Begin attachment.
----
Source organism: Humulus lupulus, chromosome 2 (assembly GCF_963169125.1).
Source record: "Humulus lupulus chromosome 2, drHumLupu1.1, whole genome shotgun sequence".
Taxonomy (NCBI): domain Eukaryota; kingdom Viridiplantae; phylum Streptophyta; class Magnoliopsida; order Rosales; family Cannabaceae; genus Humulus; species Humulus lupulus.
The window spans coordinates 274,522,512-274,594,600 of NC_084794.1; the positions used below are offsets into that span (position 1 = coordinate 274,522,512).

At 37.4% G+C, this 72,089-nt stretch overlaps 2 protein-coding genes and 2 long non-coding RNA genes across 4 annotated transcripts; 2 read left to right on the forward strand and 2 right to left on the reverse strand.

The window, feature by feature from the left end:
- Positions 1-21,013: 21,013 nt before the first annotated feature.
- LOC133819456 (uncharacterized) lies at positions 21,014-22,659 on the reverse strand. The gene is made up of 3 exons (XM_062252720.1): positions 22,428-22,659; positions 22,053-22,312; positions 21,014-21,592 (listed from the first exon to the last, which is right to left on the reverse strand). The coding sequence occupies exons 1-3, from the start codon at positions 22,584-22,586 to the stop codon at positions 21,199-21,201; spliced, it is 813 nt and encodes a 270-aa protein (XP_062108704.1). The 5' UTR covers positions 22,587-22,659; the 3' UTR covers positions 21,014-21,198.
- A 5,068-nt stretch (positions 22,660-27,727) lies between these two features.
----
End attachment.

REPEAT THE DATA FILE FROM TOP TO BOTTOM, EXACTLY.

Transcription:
Source organism: Humulus lupulus, chromosome 2 (assembly GCF_963169125.1).
Source record: "Humulus lupulus chromosome 2, drHumLupu1.1, whole genome shotgun sequence".
Taxonomy (NCBI): domain Eukaryota; kingdom Viridiplantae; phylum Streptophyta; class Magnoliopsida; order Rosales; family Cannabaceae; genus Humulus; species Humulus lupulus.
The window spans coordinates 274,522,512-274,594,600 of NC_084794.1; the positions used below are offsets into that span (position 1 = coordinate 274,522,512).

At 37.4% G+C, this 72,089-nt stretch overlaps 2 protein-coding genes and 2 long non-coding RNA genes across 4 annotated transcripts; 2 read left to right on the forward strand and 2 right to left on the reverse strand.

The window, feature by feature from the left end:
- Positions 1-21,013: 21,013 nt before the first annotated feature.
- LOC133819456 (uncharacterized) lies at positions 21,014-22,659 on the reverse strand. The gene is made up of 3 exons (XM_062252720.1): positions 22,428-22,659; positions 22,053-22,312; positions 21,014-21,592 (listed from the first exon to the last, which is right to left on the reverse strand). The coding sequence occupies exons 1-3, from the start codon at positions 22,584-22,586 to the stop codon at positions 21,199-21,201; spliced, it is 813 nt and encodes a 270-aa protein (XP_062108704.1). The 5' UTR covers positions 22,587-22,659; the 3' UTR covers positions 21,014-21,198.
- A 5,068-nt stretch (positions 22,660-27,727) lies between these two features.